The "Men's Group": Sanctification through Spiritual Friendship

Feast of St Timothy the Apostle of the 70

Men_Square.jpegI JOINED a men’s group five or six years ago, and we’re still meeting. It’s a strange thing, the phenomenon of the “men’s group,” and it takes many forms. Ours is an amalgamation of accountability, study, therapy, and most of all friendship. The five of us who started the group (there are nine of us now) did so because we... Continue Reading

The Trinity: Friendship's Alpha & Omega

Feast of St Macarius the Great

Trinity_Square_2.jpegWHAT IS friendship? Why is it important and why is it worth cultivating? These axiomatic questions form the heart of the Eighth Day Institute’s Symposium, of which I am honored to be a part. They also form a significant part of the thought and writing of C. S. Lewis. In a letter to his lifelong friend, Arthur Greeves, Lewis touched upon the heart... Continue Reading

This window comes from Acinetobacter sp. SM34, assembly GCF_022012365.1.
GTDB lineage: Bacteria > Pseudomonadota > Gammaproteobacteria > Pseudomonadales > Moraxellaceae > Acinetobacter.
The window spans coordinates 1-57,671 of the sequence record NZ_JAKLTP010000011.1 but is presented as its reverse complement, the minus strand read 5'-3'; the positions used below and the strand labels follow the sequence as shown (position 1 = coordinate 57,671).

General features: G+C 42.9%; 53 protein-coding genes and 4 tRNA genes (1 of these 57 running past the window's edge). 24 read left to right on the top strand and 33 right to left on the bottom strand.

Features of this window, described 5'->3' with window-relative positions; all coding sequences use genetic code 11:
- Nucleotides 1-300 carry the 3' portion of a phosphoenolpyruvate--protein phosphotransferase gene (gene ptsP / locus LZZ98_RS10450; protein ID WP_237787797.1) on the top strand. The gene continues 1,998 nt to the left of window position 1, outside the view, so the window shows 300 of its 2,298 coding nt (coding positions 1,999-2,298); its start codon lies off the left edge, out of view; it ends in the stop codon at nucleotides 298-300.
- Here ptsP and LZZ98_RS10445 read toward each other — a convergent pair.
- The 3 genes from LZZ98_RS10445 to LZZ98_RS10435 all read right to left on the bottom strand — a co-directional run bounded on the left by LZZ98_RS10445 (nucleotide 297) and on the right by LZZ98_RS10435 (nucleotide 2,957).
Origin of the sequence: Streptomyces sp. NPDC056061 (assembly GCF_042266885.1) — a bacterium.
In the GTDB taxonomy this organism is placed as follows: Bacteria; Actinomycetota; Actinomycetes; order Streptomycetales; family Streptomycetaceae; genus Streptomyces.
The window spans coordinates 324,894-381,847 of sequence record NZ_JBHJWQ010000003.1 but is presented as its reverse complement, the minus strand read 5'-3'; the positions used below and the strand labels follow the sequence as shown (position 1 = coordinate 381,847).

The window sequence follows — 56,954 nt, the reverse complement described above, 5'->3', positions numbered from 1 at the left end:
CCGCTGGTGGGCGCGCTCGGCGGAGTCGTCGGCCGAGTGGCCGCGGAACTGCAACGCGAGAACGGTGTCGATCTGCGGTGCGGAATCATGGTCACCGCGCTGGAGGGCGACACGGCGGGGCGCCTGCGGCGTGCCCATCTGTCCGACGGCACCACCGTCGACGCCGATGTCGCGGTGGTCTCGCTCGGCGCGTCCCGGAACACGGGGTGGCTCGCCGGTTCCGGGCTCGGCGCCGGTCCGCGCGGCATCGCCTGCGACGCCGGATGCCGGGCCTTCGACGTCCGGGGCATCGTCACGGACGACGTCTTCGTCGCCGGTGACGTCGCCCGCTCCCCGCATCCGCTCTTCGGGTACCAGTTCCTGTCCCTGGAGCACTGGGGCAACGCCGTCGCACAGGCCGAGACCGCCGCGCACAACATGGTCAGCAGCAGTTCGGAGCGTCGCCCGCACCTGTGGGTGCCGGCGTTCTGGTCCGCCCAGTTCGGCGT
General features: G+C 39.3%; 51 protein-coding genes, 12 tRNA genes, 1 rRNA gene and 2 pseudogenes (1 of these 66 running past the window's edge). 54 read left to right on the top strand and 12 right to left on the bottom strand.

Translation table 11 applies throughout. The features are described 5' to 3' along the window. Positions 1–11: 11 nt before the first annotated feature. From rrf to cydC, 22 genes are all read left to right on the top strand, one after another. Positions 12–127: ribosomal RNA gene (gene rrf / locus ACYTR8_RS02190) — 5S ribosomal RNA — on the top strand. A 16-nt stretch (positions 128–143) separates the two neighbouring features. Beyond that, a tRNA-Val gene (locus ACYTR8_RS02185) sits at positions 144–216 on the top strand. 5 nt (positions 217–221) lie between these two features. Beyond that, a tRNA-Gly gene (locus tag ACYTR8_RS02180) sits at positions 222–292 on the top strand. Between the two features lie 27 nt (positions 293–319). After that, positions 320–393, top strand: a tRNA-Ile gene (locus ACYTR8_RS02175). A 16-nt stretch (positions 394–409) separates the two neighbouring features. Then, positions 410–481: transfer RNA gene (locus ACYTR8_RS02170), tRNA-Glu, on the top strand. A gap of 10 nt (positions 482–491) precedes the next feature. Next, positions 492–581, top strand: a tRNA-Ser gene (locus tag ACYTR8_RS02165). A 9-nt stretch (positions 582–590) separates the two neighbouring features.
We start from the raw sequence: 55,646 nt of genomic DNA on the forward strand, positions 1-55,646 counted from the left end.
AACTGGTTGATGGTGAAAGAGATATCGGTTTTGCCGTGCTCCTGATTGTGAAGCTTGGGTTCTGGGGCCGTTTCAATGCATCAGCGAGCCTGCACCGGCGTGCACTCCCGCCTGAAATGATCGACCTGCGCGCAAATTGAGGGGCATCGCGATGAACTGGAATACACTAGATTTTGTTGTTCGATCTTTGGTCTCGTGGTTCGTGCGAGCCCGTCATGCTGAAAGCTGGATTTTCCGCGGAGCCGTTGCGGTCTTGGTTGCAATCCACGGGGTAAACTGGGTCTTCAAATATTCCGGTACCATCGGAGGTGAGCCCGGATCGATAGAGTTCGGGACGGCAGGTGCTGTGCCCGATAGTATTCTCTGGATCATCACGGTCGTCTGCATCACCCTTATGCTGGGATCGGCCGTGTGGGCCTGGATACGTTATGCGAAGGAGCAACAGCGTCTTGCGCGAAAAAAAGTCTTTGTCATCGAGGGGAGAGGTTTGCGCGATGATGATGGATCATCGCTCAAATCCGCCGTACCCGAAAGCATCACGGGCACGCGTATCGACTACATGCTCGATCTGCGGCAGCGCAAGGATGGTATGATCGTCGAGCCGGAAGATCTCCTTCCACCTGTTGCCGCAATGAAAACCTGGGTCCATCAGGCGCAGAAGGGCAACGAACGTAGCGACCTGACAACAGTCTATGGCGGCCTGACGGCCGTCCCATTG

Friendship & Community in The Wind in the Willows

Feast of St Anthony the Great

Wind_in_Willows_Square.jpegI AM OF the opinion, and I have it on good authority, that The Wind in the Willows is the most beautiful book ever written in the English language. If you haven’t read it, if you haven’t read it since childhood, if you’ve only seen the cartoon (or if you’ve only been on “Mr. Toad’s Wild Ride” at Disneyland), I’ll ask you to... Continue Reading

Melancholy Musings on Friendship: Striving for Unity & Opposing Sectarianism

Feast of the Veneration of the Apostle Peter's Chains

Fr_B__Jim_and_Christopher_Square.jpegI HAVE BEEN Catholic now for a bit more than thirteen years. The estrangement from old friends, church families, and institutions has been difficult for me. Some of those relationships are just now really beginning to show any sign of healing. Some of them, because of things like the pesky interference of the limits of mortal life, never will, at... Continue Reading

Friendship & the Mystery of Personhood

Feast of St. Gregory of Nyssa